Vickery J found that the Payment Claim did not identify the construction work with the clarity required under section 14 of the Act.4 According to his Honour, even a principal like Krongold, who was familiar with the work being undertaken on site, "is entitled to a payment claim which describes the work claimed for, before the advantages conferred on the contractor by the Act are invoked".5
His Honour made no comment on Wales' argument that the work was not capable of judicial review because of the difficulty in describing the work.
Was the Notice valid and was Krongold given the chance to issue a payment schedule?
Krongold claimed the adjudicator erred because Wales served the Notice prematurely. Its argument depended on the interpretation of the Minutes and Contract, which arguably conflicted.
Wales submitted that the Contract, when read with the Minutes, meant that a Payment Claim submitted on the 25th of a month was due for payment at the end of the following month.
Vickery J found that sensible business people would interpret the Contract, when read with the Minutes, to mean that the Payment Claim served on 25 August was deemed to be served on the 25 September and thus payable on 30 October 2015. Hence, the Notice served on 8 October 2015 was premature and invalid.6
Did Wales provide sufficient materials to the adjudicator?
Krongold argued that the adjudicator was not provided with all of the documents comprising the Payment Claim because some attachments dealing with variations (which comprised nearly one third of the Payment Claim) had been omitted.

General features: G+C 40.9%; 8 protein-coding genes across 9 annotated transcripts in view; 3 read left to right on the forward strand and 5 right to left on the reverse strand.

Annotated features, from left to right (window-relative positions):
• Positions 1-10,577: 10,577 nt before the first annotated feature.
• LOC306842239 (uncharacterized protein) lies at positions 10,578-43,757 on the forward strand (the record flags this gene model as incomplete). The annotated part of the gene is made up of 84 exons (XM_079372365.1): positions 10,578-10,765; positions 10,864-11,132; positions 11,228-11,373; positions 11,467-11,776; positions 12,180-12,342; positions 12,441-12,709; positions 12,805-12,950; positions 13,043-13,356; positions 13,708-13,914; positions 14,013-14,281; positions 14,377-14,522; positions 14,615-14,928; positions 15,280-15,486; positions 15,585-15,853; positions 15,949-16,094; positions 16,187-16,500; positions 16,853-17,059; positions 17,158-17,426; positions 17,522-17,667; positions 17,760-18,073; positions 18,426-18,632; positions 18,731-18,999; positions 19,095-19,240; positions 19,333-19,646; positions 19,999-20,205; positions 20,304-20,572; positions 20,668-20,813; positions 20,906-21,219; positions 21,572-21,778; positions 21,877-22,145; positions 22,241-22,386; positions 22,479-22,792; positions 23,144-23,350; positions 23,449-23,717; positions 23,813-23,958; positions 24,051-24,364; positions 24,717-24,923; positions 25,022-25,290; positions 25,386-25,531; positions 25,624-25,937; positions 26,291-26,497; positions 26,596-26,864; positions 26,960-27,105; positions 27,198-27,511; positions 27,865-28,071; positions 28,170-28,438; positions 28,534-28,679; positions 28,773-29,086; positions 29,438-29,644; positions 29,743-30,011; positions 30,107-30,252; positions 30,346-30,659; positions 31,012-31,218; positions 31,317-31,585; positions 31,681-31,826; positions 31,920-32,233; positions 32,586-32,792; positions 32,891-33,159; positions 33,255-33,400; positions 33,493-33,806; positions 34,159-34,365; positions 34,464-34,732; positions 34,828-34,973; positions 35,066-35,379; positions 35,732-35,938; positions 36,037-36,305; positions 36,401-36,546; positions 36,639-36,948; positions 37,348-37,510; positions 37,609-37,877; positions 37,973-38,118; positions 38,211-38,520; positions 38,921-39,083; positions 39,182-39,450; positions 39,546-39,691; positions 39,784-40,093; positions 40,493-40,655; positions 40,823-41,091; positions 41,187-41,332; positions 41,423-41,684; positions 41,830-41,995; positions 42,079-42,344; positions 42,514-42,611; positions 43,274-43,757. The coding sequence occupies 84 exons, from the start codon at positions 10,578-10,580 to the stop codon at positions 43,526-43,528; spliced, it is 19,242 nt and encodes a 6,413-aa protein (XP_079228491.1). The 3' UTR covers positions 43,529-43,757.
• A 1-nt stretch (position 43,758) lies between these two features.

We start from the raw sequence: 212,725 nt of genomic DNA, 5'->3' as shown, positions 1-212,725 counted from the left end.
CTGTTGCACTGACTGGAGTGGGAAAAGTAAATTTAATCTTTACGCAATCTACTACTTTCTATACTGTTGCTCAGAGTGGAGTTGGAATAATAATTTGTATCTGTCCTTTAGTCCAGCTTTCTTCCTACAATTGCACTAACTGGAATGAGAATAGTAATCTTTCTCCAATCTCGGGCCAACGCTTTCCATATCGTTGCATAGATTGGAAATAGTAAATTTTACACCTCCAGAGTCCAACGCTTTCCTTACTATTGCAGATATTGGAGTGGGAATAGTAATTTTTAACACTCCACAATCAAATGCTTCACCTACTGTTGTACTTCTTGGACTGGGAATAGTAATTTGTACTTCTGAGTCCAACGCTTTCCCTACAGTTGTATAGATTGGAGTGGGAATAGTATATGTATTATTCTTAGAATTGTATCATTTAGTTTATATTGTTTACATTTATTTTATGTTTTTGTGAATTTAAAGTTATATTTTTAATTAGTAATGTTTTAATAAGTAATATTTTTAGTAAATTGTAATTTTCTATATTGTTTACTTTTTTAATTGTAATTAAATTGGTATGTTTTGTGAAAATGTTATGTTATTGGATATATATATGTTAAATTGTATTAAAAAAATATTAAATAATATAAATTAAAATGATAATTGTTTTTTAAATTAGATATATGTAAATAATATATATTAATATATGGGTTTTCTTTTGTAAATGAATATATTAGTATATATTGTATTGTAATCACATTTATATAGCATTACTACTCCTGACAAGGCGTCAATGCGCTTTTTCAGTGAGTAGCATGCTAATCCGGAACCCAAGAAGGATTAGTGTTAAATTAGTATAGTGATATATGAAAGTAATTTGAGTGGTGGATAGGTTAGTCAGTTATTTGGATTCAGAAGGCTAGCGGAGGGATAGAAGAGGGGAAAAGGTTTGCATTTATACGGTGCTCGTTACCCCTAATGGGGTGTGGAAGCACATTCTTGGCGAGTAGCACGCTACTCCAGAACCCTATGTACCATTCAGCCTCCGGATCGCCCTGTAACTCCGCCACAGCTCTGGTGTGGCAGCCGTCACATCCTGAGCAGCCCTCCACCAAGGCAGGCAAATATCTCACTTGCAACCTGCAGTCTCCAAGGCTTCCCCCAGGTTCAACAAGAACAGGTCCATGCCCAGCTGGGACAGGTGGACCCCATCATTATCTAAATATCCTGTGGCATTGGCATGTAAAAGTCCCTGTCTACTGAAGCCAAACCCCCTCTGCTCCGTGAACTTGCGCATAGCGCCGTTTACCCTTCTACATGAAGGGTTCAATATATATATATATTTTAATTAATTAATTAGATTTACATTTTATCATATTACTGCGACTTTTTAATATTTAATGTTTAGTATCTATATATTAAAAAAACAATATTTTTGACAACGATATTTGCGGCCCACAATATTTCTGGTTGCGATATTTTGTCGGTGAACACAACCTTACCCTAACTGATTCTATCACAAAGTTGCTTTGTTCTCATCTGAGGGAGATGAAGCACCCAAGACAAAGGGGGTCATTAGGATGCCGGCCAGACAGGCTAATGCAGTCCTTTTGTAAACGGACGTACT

Wales conceded that, in error, some documents were not given to the adjudicator. However, it argued that these documents were summaries of other documents in the possession of Krongold which had been provided to the adjudicator. Further, it submitted that the adjudicator did not request further or clarifying documents, and that the omission of the documents was not detrimental to Krongold.
Vickery J did not accept Wales' arguments: the adjudicator only had part of the Payment Claim and was therefore unable to comply with the Act, and hence fell into jurisdictional error.
Adjudicator's valuation process
In determining the Adjudicated Amount, the adjudicator accepted Wales' valuation in full, stating that, "based on the documents which I am required to consider under the Act, it does not appear to me that the Claimant's valuation is incorrect, unreasonable or excessive". Further, the adjudicator noted that Wales' claim was "undefended" as Krongold failed to issue a valid payment schedule.
Vickery J was not satisfied that this process met the requirements of the Act.7 In reliance on SSC Plenty Road v Construction Engineering (Aust) Pty Ltd, his Honour held that the adjudicator erred by not "demonstrating any process of assessment of the value of the claim other than merely adopting the amount claimed by the claimant."8 Vickery J also added that this failure was engendered by the poor identification of work in the Payment Claim. For these reasons, the adjudicator fell into jurisdictional error.
Ultimately, Vickery J held that the Adjudication Determination was made in contravention of the Act, and granted Krongold's claim for relief on the ground of jurisdictional error by the adjudicator.9
1 Relying on Protectavale Pty Ltd v
K2K  FCA 1248 (Finkelstein J)
2 Protectavale Pty Ltd v K2K  FCA 1248; Gantley Pty Ltd v Phoenix International Group Pty Ltd  VSC 106
3 Gantley Pty Ltd v Phoenix International Group Pty Ltd  VSC 106 at 
4 At 
5 At 
6 At –
7 At ; see also sections 11, 22 and 23 of the Act
8  VSC 631 at 
9 At